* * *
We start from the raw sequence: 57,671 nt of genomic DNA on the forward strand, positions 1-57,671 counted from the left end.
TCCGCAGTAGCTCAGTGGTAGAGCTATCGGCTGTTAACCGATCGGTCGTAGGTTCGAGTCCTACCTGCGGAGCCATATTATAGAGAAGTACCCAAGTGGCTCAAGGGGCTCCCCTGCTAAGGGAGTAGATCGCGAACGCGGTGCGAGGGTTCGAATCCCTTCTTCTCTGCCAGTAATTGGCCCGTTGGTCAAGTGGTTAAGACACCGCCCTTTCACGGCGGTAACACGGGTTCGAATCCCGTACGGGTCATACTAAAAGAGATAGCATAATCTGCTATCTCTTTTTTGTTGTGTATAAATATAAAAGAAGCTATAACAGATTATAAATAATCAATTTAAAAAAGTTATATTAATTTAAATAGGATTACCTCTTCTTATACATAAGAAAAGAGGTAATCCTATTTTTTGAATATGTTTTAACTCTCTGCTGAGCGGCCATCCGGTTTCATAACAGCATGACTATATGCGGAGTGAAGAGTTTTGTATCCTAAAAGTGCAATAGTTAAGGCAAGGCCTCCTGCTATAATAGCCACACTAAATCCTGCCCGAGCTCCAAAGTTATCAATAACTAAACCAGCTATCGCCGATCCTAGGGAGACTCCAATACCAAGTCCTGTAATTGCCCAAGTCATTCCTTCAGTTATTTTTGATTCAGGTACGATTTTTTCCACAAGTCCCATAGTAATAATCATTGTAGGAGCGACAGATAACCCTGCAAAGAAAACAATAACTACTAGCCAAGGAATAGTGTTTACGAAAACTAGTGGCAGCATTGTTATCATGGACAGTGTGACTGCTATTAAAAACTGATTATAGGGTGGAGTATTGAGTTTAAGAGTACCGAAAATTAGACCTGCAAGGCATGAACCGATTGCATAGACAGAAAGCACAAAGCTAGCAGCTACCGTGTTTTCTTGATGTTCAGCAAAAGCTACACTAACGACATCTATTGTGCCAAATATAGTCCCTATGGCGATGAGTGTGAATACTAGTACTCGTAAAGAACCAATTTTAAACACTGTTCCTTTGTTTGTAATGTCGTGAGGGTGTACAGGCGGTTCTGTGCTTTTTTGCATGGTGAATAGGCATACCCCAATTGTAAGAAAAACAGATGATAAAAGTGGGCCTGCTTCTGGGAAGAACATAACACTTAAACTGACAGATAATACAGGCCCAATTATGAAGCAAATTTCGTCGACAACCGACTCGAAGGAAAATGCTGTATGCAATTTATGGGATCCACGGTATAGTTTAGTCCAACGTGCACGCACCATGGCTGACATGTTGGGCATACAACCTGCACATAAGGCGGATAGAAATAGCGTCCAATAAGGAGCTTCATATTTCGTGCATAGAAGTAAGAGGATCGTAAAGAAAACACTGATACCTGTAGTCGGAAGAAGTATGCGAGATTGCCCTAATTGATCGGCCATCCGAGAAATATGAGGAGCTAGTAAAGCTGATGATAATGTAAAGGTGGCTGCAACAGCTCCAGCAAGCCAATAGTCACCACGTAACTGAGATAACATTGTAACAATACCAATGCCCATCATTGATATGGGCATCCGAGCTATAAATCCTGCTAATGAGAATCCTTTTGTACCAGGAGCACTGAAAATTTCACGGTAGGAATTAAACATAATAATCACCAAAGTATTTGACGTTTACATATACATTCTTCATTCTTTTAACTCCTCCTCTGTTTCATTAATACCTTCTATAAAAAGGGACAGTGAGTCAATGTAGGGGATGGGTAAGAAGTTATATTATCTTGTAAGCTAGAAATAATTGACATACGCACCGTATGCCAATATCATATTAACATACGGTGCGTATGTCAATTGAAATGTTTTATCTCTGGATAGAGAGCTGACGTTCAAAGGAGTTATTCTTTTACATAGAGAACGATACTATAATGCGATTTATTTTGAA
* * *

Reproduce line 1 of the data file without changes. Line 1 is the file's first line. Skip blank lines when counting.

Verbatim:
We start from the raw sequence: 57,671 nt of genomic DNA on the forward strand, positions 1-57,671 counted from the left end.